Checked another item off the to-do list — called to make an appointment with a psychiatrist. I feel fine!
I feel like I need to say I feel fine, mostly so my dad won’t worry (hi, Daddy!), which is sort of ridiculous. What if I didn’t feel fine? It should still be perfectly okay to mention that I didn’t feel fine and was making an appointment to see if I could do something about that. And yet mental health and mental illness are still so remarkably taboo in our society. Sad.
I’m actually going in for four separate reasons:
– I’m a little curious about whether I might have ADHD (clearly if so, I’m coping with it pretty well, but maybe I could cope even better with appropriate therapies?) — just from various things I’ve been reading and people I’ve been talking to, it seems not impossible that I might fall under that to some degree, esp. since Anand was diagnosed with it.
– when I asked my primary care doc for the referral, she wrote ‘personal hx of breast cancer,’ and while I do think I have mostly processed the cancer stuff pretty darn well through all the blogging (thanks for listening, y’all), every once in a while something does come up — a moment of anger or sadness, and it wouldn’t hurt to check in on that periodically.
– I have some family history of more serious mental illness, and while I haven’t seen any signs of that in myself, I find myself, at age forty-six, wanting to establish a baseline with a medical professional, just so that if my mental perceptions / behavior do shift, I have something established to compare it to, and someone I trust to help with the comparing — same reason I asked for a bone density scan after going into chemo-induced menopause. I like to keep an eye on these things, catch them early, treat them while they’re still relatively small problems if possible.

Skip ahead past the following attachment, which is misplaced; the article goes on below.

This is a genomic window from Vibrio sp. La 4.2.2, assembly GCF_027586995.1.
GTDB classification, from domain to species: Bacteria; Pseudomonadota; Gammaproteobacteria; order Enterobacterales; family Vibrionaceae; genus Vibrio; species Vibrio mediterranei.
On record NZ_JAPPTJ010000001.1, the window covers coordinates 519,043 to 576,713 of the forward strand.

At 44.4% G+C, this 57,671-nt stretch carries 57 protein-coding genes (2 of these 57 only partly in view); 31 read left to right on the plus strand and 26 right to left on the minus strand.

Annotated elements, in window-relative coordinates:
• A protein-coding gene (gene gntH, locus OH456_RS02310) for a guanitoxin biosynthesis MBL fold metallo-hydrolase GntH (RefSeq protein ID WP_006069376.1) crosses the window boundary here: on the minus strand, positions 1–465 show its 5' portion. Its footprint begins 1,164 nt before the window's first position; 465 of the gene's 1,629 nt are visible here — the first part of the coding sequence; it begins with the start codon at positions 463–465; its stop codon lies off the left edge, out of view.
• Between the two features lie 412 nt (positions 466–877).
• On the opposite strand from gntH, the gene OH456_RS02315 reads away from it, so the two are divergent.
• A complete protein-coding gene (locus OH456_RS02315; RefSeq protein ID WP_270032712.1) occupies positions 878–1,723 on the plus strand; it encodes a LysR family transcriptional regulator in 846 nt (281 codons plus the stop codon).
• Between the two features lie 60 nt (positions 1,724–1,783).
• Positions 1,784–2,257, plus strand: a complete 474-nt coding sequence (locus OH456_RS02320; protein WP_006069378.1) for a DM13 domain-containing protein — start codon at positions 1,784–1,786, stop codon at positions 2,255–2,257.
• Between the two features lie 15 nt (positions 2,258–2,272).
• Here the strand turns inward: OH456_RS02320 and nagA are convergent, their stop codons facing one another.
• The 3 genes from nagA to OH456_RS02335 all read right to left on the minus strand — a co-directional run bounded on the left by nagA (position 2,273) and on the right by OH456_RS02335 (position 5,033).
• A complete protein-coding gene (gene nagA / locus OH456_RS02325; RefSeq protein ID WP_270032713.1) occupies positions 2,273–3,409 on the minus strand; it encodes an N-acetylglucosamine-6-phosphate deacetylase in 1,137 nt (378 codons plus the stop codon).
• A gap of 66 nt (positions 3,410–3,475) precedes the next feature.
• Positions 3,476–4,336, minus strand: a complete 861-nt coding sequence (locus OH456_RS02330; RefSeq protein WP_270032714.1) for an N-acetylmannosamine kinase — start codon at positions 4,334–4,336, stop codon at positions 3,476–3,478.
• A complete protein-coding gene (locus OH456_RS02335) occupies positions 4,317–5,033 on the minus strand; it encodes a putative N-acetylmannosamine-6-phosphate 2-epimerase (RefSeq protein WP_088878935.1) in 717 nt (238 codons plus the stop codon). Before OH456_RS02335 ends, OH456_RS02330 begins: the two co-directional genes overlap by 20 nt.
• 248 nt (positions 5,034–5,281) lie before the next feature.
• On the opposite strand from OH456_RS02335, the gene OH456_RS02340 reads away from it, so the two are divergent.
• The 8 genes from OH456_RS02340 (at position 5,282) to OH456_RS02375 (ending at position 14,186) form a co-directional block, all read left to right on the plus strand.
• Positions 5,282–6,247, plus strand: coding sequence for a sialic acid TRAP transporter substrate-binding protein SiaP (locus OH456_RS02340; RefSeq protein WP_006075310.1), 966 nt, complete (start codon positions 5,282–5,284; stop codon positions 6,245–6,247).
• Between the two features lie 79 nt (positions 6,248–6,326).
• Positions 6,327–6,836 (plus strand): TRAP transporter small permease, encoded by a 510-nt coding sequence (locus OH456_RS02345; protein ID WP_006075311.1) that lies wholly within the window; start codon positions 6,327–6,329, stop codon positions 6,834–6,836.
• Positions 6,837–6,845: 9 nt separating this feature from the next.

– just generally because in the last few years (hello, cancer), I’ve been trying to be much better about managing my health care (and my family’s health care), and it seems sort of silly to do all this prophylactic stuff for physical health and ignore mental health entirely.
What would our lives look like if, like an annual physical (which I realize many people don’t do, but as the daughter of a doctor, is something I’ve always done, even as a broke grad student without insurance, paying out of pocket for it), all of us defaulted to an annual mental health physical as well, from childhood on?
Internal medicine doctors do some of this, with little checks for depression, etc. at various points — at my annual check-up last week, my doc’s nurse gave me a one-page depression checklist to fill out as part of the 15-minute appointment. But if we go to a dentist for specialty dental work, maybe we should default to a psychiatrist, psychologist or counsellor for mental health work? Have an hour-long conversation at least once a year, instead of relying on a 30-second checklist?
Thinking about what a truly healthy society might look like…